Universities entice potential students with all sorts of easy loan packages, hip orientations, and perks like high-tech recreation centers and upscale dorms. On the backside of graduation, such bait-and-switch attention vanishes when it is time to help departing students find jobs.

College often turns into a six-year experience. The unemployment rate of college graduates is at near-record levels. Universities have either failed to convinced employers that English or history majors make ideal job candidates, or they have failed to ensure that such bedrock majors can, in fact, speak, write and reason well.

The collective debt of college students and graduates is more than $1 trillion. Such loans result from astronomical tuition costs that for decades have spiked more rapidly than the rate of inflation.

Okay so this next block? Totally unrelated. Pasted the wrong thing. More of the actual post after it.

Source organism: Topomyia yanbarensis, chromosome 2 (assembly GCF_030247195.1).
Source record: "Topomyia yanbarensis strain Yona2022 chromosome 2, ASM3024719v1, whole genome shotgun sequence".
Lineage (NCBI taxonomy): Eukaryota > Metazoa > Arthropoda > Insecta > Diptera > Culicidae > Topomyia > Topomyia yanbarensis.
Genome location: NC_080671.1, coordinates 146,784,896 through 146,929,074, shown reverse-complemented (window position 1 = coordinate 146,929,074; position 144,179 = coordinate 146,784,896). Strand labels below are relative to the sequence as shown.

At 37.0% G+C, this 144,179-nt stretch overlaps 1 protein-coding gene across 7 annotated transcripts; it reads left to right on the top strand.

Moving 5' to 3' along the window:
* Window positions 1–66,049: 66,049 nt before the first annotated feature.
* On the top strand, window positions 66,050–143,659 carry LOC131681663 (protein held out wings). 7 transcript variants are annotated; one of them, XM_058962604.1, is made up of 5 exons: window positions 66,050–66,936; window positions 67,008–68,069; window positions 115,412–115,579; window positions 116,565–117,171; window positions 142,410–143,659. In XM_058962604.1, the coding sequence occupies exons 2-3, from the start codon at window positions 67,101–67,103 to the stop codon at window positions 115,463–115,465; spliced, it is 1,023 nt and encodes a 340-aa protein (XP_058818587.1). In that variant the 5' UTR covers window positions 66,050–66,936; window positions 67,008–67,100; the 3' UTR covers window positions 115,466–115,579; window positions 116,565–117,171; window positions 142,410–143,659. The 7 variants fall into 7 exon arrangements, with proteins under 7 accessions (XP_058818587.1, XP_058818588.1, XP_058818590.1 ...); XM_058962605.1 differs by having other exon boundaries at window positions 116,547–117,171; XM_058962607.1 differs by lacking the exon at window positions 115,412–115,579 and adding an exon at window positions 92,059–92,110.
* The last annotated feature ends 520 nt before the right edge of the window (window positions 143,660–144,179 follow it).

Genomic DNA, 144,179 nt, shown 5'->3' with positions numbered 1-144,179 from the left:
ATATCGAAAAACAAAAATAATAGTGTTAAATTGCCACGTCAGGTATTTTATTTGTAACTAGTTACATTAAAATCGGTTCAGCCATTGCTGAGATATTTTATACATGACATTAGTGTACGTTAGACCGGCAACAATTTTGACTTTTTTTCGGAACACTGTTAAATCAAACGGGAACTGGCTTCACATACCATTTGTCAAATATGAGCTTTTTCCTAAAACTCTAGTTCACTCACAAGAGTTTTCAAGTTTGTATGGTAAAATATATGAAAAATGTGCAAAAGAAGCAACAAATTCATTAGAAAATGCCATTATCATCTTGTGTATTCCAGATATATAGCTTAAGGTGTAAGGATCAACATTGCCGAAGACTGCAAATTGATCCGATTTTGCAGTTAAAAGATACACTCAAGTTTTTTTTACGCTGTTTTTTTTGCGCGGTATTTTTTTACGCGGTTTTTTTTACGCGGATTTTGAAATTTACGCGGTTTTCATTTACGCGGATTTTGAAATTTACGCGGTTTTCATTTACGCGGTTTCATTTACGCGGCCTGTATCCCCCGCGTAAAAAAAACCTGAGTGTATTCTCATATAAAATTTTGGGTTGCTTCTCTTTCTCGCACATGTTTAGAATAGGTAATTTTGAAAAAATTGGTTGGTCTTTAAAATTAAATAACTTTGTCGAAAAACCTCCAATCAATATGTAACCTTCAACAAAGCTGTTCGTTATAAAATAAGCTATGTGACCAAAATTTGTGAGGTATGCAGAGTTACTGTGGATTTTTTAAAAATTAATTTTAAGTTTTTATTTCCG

Today’s campuses have a higher administrator-to-student ratio than ever before. Those who actually teach are now a minority of university employees. Various expensive “centers” address student problems that once were considered either private matters or well beyond the limited resources of the campus.

Is it too late for solutions?

For many youths, vocational school is preferable to college. Americans need to appreciate that training to become a master auto mechanic, paramedic or skilled electrician is as valuable to society as a cultural anthropology or feminist studies curriculum.

There are far too many special studies courses and trendy majors — and far too few liberal arts surveys of literature, history, art, music, math and science that for centuries were the sole hallowed methods of instilling knowledge.

Administrators should decide whether they see students as mature, independent adults who handle life’s vicissitudes with courage and without need for restrictions on free expression. Or should students remain perennial weepy adolescents, requiring constant sheltering, solicitousness and self-esteem building?